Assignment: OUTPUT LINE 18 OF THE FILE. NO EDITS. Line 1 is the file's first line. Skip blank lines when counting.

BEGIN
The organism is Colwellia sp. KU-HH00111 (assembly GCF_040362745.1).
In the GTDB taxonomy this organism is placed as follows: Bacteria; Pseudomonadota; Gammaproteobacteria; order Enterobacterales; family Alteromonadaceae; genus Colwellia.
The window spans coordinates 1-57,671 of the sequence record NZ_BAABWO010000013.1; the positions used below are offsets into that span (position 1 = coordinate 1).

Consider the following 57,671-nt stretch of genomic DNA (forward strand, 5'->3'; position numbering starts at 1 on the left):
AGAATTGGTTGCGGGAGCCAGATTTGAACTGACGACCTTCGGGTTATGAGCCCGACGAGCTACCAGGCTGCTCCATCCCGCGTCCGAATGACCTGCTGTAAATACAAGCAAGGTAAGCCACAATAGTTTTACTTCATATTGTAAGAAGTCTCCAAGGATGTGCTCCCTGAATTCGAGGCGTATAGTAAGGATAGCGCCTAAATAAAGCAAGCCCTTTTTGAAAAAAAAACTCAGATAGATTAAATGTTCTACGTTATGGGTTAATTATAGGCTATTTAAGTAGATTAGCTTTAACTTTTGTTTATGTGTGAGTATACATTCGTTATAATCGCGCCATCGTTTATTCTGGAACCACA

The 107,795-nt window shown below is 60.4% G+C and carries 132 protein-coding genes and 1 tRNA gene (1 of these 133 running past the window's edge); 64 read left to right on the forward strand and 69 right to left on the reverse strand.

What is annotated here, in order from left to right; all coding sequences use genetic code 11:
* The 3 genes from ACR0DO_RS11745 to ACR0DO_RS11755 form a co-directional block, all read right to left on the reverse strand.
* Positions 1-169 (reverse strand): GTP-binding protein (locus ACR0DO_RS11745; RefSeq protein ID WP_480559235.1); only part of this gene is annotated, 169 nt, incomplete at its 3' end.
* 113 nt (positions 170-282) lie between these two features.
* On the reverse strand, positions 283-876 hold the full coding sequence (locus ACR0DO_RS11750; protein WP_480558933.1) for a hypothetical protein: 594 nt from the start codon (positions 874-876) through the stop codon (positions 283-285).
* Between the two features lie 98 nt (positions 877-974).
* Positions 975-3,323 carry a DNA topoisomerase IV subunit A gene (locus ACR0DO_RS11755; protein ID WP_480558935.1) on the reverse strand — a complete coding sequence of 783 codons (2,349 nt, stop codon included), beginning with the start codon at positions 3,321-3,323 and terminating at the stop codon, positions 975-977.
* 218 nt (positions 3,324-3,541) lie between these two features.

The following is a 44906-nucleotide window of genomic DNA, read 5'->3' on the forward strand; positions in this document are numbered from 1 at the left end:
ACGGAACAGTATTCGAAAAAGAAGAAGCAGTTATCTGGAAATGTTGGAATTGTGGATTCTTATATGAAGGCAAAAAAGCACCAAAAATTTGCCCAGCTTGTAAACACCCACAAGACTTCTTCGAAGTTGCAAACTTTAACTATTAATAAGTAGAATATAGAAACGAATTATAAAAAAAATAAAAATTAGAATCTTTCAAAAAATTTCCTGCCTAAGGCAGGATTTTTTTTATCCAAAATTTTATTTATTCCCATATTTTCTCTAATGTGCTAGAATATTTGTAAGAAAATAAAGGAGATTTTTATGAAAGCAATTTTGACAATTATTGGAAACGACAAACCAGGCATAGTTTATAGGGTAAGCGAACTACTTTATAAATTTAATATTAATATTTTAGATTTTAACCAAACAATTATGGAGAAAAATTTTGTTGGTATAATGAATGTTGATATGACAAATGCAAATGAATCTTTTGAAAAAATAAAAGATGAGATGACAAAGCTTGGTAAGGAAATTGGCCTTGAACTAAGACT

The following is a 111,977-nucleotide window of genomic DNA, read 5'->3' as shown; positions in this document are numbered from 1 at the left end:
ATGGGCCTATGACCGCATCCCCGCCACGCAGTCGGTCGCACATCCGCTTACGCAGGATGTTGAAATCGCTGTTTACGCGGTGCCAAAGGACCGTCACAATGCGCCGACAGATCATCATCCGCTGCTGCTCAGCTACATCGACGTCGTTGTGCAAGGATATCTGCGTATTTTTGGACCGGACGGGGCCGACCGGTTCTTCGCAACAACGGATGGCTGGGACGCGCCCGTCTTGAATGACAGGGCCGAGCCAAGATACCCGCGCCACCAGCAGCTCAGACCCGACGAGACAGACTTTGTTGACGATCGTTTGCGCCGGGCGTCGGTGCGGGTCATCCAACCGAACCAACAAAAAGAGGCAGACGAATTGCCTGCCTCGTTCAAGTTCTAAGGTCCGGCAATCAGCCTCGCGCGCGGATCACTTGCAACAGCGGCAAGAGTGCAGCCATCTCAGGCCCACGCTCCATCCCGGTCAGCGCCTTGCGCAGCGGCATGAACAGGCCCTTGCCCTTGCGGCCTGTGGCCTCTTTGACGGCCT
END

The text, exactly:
ATGGGCCTATGACCGCATCCCCGCCACGCAGTCGGTCGCACATCCGCTTACGCAGGATGTTGAAATCGCTGTTTACGCGGTGCCAAAGGACCGTCACAATGCGCCGACAGATCATCATCCGCTGCTGCTCAGCTACATCGACGTCGTTGTGCAAGGATATCTGCGTATTTTTGGACCGGACGGGGCCGACCGGTTCTTCGCAACAACGGATGGCTGGGACGCGCCCGTCTTGAATGACAGGGCCGAGCCAAGATACCCGCGCCACCAGCAGCTCAGACCCGACGAGACAGACTTTGTTGACGATCGTTTGCGCCGGGCGTCGGTGCGGGTCATCCAACCGAACCAACAAAAAGAGGCAGACGAATTGCCTGCCTCGTTCAAGTTCTAAGGTCCGGCAATCAGCCTCGCGCGCGGATCACTTGCAACAGCGGCAAGAGTGCAGCCATCTCAGGCCCACGCTCCATCCCGGTCAGCGCCTTGCGCAGCGGCATGAACAGGCCCTTGCCCTTGCGGCCTGTGGCCTCTTTGACGGCCT